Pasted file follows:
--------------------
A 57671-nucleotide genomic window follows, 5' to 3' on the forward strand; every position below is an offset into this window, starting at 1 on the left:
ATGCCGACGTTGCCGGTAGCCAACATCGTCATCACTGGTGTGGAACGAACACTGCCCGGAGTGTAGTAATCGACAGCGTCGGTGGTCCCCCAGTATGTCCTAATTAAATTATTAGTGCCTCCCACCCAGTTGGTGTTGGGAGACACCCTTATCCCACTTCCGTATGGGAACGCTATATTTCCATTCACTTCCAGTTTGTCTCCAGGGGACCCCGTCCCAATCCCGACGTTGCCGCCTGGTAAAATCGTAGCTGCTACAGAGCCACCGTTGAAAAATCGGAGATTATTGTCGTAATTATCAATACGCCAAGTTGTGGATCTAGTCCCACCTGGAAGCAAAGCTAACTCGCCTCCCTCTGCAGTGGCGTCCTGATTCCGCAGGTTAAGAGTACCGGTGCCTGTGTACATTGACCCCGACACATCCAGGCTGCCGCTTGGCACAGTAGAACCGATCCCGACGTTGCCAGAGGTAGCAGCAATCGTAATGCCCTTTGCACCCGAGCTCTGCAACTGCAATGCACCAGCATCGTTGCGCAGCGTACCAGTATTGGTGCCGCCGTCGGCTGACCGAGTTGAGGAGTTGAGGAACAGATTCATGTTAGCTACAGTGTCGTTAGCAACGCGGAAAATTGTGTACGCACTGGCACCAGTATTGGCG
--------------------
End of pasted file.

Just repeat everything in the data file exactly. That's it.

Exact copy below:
A 57671-nucleotide genomic window follows, 5' to 3' on the forward strand; every position below is an offset into this window, starting at 1 on the left:
ATGCCGACGTTGCCGGTAGCCAACATCGTCATCACTGGTGTGGAACGAACACTGCCCGGAGTGTAGTAATCGACAGCGTCGGTGGTCCCCCAGTATGTCCTAATTAAATTATTAGTGCCTCCCACCCAGTTGGTGTTGGGAGACACCCTTATCCCACTTCCGTATGGGAACGCTATATTTCCATTCACTTCCAGTTTGTCTCCAGGGGACCCCGTCCCAATCCCGACGTTGCCGCCTGGTAAAATCGTAGCTGCTACAGAGCCACCGTTGAAAAATCGGAGATTATTGTCGTAATTATCAATACGCCAAGTTGTGGATCTAGTCCCACCTGGAAGCAAAGCTAACTCGCCTCCCTCTGCAGTGGCGTCCTGATTCCGCAGGTTAAGAGTACCGGTGCCTGTGTACATTGACCCCGACACATCCAGGCTGCCGCTTGGCACAGTAGAACCGATCCCGACGTTGCCAGAGGTAGCAGCAATCGTAATGCCCTTTGCACCCGAGCTCTGCAACTGCAATGCACCAGCATCGTTGCGCAGCGTACCAGTATTGGTGCCGCCGTCGGCTGACCGAGTTGAGGAGTTGAGGAACAGATTCATGTTAGCTACAGTGTCGTTAGCAACGCGGAAAATTGTGTACGCACTGGCACCAGTATTGGCG